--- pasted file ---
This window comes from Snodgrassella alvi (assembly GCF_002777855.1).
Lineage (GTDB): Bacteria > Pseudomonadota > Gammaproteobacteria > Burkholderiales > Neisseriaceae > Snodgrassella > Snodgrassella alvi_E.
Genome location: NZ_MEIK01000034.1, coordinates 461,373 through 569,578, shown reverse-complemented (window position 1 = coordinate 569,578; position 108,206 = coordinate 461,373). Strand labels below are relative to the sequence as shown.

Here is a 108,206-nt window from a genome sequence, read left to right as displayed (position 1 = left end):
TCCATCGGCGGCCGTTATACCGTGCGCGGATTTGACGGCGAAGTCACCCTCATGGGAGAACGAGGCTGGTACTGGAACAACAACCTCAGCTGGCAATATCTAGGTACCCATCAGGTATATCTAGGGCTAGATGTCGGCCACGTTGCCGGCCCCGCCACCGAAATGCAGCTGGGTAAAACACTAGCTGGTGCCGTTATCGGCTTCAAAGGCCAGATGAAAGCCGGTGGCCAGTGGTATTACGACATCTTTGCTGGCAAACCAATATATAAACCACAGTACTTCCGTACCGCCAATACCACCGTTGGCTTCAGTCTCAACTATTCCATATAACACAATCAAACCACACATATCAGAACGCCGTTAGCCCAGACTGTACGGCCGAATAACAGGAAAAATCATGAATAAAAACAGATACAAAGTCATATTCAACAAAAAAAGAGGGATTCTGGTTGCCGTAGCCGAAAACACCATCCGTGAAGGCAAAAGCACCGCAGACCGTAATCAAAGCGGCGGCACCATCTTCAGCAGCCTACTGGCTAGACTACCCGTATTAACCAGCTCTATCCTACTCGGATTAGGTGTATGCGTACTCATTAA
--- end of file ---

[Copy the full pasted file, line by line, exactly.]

This window comes from Snodgrassella alvi (assembly GCF_002777855.1).
Lineage (GTDB): Bacteria > Pseudomonadota > Gammaproteobacteria > Burkholderiales > Neisseriaceae > Snodgrassella > Snodgrassella alvi_E.
Genome location: NZ_MEIK01000034.1, coordinates 461,373 through 569,578, shown reverse-complemented (window position 1 = coordinate 569,578; position 108,206 = coordinate 461,373). Strand labels below are relative to the sequence as shown.

Here is a 108,206-nt window from a genome sequence, read left to right as displayed (position 1 = left end):
TCCATCGGCGGCCGTTATACCGTGCGCGGATTTGACGGCGAAGTCACCCTCATGGGAGAACGAGGCTGGTACTGGAACAACAACCTCAGCTGGCAATATCTAGGTACCCATCAGGTATATCTAGGGCTAGATGTCGGCCACGTTGCCGGCCCCGCCACCGAAATGCAGCTGGGTAAAACACTAGCTGGTGCCGTTATCGGCTTCAAAGGCCAGATGAAAGCCGGTGGCCAGTGGTATTACGACATCTTTGCTGGCAAACCAATATATAAACCACAGTACTTCCGTACCGCCAATACCACCGTTGGCTTCAGTCTCAACTATTCCATATAACACAATCAAACCACACATATCAGAACGCCGTTAGCCCAGACTGTACGGCCGAATAACAGGAAAAATCATGAATAAAAACAGATACAAAGTCATATTCAACAAAAAAAGAGGGATTCTGGTTGCCGTAGCCGAAAACACCATCCGTGAAGGCAAAAGCACCGCAGACCGTAATCAAAGCGGCGGCACCATCTTCAGCAGCCTACTGGCTAGACTACCCGTATTAACCAGCTCTATCCTACTCGGATTAGGTGTATGCGTACTCATTAA